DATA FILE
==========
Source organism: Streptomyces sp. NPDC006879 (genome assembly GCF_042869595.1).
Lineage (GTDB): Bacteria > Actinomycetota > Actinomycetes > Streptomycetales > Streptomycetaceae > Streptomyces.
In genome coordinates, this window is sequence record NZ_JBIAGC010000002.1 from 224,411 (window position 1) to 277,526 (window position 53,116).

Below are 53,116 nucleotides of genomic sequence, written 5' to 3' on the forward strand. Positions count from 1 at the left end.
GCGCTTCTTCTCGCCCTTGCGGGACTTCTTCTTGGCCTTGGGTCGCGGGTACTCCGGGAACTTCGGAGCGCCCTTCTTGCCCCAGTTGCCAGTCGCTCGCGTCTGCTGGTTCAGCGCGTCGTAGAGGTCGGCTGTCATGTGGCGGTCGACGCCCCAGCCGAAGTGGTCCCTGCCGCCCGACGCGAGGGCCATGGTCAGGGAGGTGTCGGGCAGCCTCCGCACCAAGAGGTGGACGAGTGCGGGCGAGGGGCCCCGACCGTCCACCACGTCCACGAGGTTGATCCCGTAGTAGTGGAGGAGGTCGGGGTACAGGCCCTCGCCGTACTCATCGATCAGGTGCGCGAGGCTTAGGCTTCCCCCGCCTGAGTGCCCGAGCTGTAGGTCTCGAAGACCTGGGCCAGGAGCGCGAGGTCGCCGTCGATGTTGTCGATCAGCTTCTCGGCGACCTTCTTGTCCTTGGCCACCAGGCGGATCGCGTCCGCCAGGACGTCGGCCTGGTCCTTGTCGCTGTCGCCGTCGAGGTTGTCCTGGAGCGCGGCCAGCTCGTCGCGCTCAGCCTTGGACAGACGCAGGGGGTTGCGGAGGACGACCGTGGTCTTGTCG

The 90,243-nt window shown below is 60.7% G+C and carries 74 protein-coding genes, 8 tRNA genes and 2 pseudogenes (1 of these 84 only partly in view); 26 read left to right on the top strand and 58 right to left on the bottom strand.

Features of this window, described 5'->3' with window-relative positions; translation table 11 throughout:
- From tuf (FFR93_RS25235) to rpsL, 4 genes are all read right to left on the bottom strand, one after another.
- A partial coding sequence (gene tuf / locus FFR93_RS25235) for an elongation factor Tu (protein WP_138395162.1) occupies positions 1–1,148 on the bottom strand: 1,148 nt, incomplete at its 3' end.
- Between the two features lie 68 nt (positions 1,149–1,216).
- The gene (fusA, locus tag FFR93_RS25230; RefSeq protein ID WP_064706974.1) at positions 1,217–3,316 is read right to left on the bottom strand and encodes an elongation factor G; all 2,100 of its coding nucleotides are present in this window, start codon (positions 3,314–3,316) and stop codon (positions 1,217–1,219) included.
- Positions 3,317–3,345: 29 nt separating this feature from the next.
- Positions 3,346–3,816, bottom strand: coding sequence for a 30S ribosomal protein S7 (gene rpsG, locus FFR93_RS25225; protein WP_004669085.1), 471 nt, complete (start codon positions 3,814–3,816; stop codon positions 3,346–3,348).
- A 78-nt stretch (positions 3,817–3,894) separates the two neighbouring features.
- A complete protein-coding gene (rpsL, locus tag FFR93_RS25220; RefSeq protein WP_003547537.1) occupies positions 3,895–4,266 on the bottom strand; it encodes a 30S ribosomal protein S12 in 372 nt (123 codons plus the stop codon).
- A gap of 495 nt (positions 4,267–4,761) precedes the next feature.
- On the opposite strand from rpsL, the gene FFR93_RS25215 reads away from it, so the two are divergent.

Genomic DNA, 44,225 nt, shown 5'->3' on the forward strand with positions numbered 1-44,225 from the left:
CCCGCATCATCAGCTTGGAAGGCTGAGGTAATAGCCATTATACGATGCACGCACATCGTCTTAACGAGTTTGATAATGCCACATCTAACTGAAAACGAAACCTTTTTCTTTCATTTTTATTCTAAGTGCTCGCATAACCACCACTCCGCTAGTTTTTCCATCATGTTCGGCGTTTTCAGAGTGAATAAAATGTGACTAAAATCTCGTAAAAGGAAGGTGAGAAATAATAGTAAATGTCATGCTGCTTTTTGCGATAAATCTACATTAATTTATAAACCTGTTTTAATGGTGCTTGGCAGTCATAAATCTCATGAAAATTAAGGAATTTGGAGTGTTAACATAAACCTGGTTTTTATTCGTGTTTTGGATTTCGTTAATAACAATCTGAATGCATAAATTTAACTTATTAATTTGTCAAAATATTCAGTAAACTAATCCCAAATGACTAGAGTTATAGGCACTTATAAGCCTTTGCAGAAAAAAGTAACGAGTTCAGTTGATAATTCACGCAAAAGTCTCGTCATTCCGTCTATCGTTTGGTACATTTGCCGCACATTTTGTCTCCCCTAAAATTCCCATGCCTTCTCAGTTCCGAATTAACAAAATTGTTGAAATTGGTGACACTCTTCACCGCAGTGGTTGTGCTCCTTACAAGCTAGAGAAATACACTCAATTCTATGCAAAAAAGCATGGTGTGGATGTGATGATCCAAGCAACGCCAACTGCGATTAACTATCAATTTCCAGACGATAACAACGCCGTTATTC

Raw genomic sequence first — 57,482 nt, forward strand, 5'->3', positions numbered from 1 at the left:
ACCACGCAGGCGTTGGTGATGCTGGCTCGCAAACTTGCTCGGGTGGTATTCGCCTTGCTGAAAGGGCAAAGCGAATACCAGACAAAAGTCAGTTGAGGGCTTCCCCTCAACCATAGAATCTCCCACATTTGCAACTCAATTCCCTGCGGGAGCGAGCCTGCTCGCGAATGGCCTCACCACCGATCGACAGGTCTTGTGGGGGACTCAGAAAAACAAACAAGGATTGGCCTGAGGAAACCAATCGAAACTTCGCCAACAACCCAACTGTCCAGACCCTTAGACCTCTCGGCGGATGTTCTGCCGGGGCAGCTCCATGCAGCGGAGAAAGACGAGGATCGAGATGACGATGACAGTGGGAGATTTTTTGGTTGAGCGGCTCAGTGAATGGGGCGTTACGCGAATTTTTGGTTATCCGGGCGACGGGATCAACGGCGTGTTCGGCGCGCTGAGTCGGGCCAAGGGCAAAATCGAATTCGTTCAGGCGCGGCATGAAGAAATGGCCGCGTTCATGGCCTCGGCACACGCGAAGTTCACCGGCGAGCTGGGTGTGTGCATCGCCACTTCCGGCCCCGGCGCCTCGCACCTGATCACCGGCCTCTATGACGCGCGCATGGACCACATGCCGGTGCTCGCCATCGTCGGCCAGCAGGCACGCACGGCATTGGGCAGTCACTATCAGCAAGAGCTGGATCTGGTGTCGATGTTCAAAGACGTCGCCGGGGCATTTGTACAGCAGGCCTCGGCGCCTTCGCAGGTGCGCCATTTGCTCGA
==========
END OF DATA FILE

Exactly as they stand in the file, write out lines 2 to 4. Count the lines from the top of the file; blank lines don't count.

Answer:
Lineage (GTDB): Bacteria > Actinomycetota > Actinomycetes > Streptomycetales > Streptomycetaceae > Streptomyces.
In genome coordinates, this window is sequence record NZ_JBIAGC010000002.1 from 224,411 (window position 1) to 277,526 (window position 53,116).

Below are 53,116 nucleotides of genomic sequence, written 5' to 3' on the forward strand. Positions count from 1 at the left end.